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The social cost of foreign exchange reserves

  • Dani Rodrik

There has been a very rapid rise since the early 1990s in foreign reserves held by developing countries. These reserves have climbed to almost 30% of developing countries' GDP and 8 months of imports. Assuming reasonable spreads between the yield on reserve assets and the cost of foreign borrowing, the income loss to these countries amounts to close to 1% of GDP. Conditional on existing levels of short-term foreign borrowing, this does not seem too steep a price as an insurance premium against financial crises. But why developing countries have not tried harder to reduce short-term foreign liabilities in order to achieve the same level of liquidity (thereby paying a smaller cost in terms of reserve accumulation) remains an important puzzle.

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Article provided by Taylor & Francis Journals in its journal International Economic Journal.

Volume (Year): 20 (2006)
Issue (Month): 3 ()
Pages: 253-266

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Handle: RePEc:taf:intecj:v:20:y:2006:i:3:p:253-266
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  1. Fernando A. Broner & Guido Lorenzoni & Sergio L. Schmukler, 2007. "Why Do Emerging Economies Borrow Short Term?," NBER Working Papers 13076, National Bureau of Economic Research, Inc.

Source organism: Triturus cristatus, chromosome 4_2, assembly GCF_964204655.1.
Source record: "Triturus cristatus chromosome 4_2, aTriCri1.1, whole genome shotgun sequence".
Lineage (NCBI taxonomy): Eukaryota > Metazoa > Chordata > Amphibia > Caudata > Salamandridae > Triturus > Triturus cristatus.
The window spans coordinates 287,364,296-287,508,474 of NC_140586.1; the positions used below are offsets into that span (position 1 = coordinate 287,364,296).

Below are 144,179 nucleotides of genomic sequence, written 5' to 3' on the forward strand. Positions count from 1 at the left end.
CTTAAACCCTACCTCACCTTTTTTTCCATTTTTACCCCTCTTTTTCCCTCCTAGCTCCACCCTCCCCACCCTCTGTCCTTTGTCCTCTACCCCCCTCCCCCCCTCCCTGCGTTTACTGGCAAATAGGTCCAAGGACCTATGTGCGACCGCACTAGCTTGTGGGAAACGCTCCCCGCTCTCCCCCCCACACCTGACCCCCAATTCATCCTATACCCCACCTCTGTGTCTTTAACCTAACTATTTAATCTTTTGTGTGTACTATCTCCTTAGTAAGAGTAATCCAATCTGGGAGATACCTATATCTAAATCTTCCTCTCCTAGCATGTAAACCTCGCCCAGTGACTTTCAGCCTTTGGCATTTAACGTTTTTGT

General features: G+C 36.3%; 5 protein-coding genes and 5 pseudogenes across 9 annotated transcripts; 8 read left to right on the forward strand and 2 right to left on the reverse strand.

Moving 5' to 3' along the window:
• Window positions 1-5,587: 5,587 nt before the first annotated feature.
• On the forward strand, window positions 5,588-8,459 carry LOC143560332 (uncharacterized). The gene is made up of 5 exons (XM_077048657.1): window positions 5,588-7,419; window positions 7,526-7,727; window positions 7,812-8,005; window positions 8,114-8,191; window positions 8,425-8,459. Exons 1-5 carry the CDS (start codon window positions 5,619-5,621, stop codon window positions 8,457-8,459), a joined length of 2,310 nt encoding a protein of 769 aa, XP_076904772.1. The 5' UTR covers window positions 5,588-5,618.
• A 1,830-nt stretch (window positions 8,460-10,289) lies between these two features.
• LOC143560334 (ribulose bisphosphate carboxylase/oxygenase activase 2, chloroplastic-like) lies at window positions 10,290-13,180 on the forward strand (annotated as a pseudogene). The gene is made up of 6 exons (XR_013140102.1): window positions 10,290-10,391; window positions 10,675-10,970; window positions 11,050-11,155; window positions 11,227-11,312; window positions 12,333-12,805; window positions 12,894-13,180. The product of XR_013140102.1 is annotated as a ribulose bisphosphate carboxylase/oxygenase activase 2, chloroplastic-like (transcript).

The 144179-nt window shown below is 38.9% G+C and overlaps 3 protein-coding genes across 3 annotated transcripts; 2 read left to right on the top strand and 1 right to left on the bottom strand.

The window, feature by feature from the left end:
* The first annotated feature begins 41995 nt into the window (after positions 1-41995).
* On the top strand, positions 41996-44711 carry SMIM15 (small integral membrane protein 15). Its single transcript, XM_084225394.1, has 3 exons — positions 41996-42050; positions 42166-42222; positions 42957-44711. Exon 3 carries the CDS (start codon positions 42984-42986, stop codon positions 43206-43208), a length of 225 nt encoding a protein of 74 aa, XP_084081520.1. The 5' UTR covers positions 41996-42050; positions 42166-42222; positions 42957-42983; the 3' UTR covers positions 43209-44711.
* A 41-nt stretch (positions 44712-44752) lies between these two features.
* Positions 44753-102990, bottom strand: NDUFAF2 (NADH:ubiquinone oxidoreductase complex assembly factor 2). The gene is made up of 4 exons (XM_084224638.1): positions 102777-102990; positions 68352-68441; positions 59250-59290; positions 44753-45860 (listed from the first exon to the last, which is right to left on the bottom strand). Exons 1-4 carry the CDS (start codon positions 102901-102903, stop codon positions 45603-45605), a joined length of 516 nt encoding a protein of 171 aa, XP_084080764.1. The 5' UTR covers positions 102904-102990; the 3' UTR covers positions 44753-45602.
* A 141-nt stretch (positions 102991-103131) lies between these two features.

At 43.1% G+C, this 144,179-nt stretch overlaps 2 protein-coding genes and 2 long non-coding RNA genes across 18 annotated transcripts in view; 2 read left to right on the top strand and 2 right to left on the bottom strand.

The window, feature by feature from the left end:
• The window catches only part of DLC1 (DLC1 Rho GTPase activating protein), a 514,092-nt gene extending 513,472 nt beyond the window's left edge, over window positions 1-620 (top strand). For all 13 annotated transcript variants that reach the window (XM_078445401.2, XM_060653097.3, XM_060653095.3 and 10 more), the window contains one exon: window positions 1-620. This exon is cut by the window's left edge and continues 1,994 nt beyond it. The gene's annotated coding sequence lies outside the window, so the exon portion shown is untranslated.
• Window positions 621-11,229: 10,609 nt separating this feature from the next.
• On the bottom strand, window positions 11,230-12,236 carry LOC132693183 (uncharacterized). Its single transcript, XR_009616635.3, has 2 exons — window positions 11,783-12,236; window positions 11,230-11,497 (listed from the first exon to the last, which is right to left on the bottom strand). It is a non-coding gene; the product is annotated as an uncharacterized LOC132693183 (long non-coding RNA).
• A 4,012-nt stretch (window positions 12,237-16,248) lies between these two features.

2. Raghuram G. Rajan & Eswar S. Prasad, 2005. "Controlled Capital Account Liberalisation: A Proposal," Working Papers id:278, eSocialSciences.
  3. Michael Hutchison & Ilan Noy (Neuberger), 2002. "Sudden stops and the Mexican wave: currency crises, capital flow reversals and output loss in emerging markets," Pacific Basin Working Paper Series 2002-03, Federal Reserve Bank of San Francisco.
  4. David Hauner, 2006. "A Fiscal Price Tag for International Reserves," International Finance, Wiley Blackwell, vol. 9(2), pages 169-195, 08.
  5. Will Martin & Kym Anderson, 2006. "Agricultural Trade Reform and the Doha Development Agenda," World Bank Publications, The World Bank, number 6889.
  6. Steven B. Kamin, 2002. "Identifying the role of moral hazard in international financial markets," International Finance Discussion Papers 736, Board of Governors of the Federal Reserve System (U.S.).
  7. Aizenman, Joshua & LEE, JAEWOO, 2005. "International Reserves: Precautionary versus Mercantilist Views, Theory and Evidence," Santa Cruz Center for International Economics, Working Paper Series qt44g3n2j8, Center for International Economics, UC Santa Cruz.
  8. repec:bge:wpaper:185 is not listed on IDEAS
  9. Feldstein, Martin, 1999. "A Self-Help Guide for Emerging Markets," Scholarly Articles 2961700, Harvard University Department of Economics.
  10. Romain Ranciere & Olivier Jeanne, 2006. "The Optimal Level of International Reserves for Emerging Market Countries; Formulas and Applications," IMF Working Papers 06/229, International Monetary Fund.
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